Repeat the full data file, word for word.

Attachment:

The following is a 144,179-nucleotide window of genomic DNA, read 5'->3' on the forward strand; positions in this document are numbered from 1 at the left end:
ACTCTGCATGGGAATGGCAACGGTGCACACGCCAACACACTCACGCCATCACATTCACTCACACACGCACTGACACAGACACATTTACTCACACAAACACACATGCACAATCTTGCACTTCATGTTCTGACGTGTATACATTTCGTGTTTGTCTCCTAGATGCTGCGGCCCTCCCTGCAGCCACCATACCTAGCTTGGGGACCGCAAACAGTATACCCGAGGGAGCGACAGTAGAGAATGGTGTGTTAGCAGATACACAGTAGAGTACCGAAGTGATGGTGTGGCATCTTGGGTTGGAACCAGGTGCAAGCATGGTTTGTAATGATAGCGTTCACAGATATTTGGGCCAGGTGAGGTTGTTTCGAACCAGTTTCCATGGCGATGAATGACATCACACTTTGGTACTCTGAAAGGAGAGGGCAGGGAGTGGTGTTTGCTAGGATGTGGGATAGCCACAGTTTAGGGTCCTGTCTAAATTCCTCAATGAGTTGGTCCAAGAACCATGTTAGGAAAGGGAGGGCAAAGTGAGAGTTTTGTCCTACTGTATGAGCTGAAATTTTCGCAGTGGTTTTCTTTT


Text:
The following is a 144,179-nucleotide window of genomic DNA, read 5'->3' on the forward strand; positions in this document are numbered from 1 at the left end:
ACTCTGCATGGGAATGGCAACGGTGCACACGCCAACACACTCACGCCATCACATTCACTCACACACGCACTGACACAGACACATTTACTCACACAAACACACATGCACAATCTTGCACTTCATGTTCTGACGTGTATACATTTCGTGTTTGTCTCCTAGATGCTGCGGCCCTCCCTGCAGCCACCATACCTAGCTTGGGGACCGCAAACAGTATACCCGAGGGAGCGACAGTAGAGAATGGTGTGTTAGCAGATACACAGTAGAGTACCGAAGTGATGGTGTGGCATCTTGGGTTGGAACCAGGTGCAAGCATGGTTTGTAATGATAGCGTTCACAGATATTTGGGCCAGGTGAGGTTGTTTCGAACCAGTTTCCATGGCGATGAATGACATCACACTTTGGTACTCTGAAAGGAGAGGGCAGGGAGTGGTGTTTGCTAGGATGTGGGATAGCCACAGTTTAGGGTCCTGTCTAAATTCCTCAATGAGTTGGTCCAAGAACCATGTTAGGAAAGGGAGGGCAAAGTGAGAGTTTTGTCCTACTGTATGAGCTGAAATTTTCGCAGTGGTTTTCTTTT